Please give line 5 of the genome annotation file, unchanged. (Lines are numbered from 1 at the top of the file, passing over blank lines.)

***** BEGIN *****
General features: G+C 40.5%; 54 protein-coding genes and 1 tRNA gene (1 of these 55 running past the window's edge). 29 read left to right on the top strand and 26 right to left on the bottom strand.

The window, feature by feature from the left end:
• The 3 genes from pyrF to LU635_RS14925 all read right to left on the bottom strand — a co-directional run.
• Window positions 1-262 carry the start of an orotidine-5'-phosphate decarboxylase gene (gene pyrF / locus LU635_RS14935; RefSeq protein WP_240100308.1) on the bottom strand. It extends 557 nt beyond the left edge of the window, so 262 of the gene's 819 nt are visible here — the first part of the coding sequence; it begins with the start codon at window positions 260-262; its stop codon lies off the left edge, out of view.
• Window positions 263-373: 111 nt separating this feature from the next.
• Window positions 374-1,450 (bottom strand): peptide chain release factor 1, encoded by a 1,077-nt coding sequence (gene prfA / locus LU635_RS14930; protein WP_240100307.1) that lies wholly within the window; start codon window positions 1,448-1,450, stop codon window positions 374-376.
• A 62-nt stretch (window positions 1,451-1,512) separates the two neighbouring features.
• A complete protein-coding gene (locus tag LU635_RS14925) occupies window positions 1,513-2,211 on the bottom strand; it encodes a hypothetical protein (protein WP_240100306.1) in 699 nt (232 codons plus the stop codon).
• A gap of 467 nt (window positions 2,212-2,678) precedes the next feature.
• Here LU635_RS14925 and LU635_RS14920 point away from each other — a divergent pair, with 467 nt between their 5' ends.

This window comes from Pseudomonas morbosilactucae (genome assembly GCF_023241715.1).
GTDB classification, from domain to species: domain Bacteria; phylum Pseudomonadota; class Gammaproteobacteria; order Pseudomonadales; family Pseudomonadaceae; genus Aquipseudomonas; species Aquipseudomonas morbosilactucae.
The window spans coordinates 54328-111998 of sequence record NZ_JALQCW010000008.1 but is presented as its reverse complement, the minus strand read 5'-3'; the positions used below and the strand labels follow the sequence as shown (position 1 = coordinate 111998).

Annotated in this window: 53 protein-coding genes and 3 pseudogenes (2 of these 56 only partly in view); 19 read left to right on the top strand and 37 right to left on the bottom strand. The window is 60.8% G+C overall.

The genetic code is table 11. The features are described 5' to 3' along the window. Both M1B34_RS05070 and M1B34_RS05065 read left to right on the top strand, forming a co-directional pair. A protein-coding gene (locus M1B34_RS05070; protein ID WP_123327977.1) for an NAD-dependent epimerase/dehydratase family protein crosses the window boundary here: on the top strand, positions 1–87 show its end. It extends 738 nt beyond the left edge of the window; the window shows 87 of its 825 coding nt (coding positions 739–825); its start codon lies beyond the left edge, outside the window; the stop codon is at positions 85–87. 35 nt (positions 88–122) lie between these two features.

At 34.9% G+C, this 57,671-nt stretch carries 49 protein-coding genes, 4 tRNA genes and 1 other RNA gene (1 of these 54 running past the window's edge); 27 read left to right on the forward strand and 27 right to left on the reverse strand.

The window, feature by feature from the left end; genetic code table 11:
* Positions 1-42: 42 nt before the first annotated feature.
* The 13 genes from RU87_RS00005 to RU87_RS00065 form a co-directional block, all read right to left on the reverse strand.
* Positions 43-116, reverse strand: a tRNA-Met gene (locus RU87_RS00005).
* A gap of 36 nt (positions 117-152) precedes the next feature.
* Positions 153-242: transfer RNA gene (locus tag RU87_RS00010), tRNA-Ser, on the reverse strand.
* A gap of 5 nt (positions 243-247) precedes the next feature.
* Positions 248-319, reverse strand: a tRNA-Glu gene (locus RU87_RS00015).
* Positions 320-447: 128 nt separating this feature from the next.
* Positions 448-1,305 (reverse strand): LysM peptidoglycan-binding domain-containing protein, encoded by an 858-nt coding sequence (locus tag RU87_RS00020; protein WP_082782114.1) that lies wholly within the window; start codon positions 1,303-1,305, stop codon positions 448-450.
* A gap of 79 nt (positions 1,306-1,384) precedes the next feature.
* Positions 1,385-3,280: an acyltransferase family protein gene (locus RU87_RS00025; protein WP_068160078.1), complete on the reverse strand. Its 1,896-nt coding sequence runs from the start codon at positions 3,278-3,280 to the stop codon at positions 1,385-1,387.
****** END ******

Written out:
• Window positions 263-373: 111 nt separating this feature from the next.